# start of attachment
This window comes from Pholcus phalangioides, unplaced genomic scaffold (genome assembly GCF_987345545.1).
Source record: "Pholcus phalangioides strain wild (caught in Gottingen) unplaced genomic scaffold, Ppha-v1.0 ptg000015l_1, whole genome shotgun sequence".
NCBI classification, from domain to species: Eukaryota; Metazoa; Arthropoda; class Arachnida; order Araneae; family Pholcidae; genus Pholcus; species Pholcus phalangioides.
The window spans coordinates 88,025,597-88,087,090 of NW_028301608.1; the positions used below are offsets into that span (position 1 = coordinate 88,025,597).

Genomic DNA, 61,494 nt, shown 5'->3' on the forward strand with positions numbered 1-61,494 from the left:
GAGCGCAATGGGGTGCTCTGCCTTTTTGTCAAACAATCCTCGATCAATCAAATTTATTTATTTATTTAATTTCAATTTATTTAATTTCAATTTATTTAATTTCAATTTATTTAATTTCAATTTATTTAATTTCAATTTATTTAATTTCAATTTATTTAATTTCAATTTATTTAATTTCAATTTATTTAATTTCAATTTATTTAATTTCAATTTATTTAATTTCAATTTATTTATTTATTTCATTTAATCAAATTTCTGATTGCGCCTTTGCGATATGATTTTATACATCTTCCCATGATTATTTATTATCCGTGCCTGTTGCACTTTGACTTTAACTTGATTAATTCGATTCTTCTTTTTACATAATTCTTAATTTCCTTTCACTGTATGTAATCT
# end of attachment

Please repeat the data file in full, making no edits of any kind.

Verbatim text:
This window comes from Pholcus phalangioides, unplaced genomic scaffold (genome assembly GCF_987345545.1).
Source record: "Pholcus phalangioides strain wild (caught in Gottingen) unplaced genomic scaffold, Ppha-v1.0 ptg000015l_1, whole genome shotgun sequence".
NCBI classification, from domain to species: Eukaryota; Metazoa; Arthropoda; class Arachnida; order Araneae; family Pholcidae; genus Pholcus; species Pholcus phalangioides.
The window spans coordinates 88,025,597-88,087,090 of NW_028301608.1; the positions used below are offsets into that span (position 1 = coordinate 88,025,597).

Genomic DNA, 61,494 nt, shown 5'->3' on the forward strand with positions numbered 1-61,494 from the left:
GAGCGCAATGGGGTGCTCTGCCTTTTTGTCAAACAATCCTCGATCAATCAAATTTATTTATTTATTTAATTTCAATTTATTTAATTTCAATTTATTTAATTTCAATTTATTTAATTTCAATTTATTTAATTTCAATTTATTTAATTTCAATTTATTTAATTTCAATTTATTTAATTTCAATTTATTTAATTTCAATTTATTTAATTTCAATTTATTTAATTTCAATTTATTTATTTATTTCATTTAATCAAATTTCTGATTGCGCCTTTGCGATATGATTTTATACATCTTCCCATGATTATTTATTATCCGTGCCTGTTGCACTTTGACTTTAACTTGATTAATTCGATTCTTCTTTTTACATAATTCTTAATTTCCTTTCACTGTATGTAATCT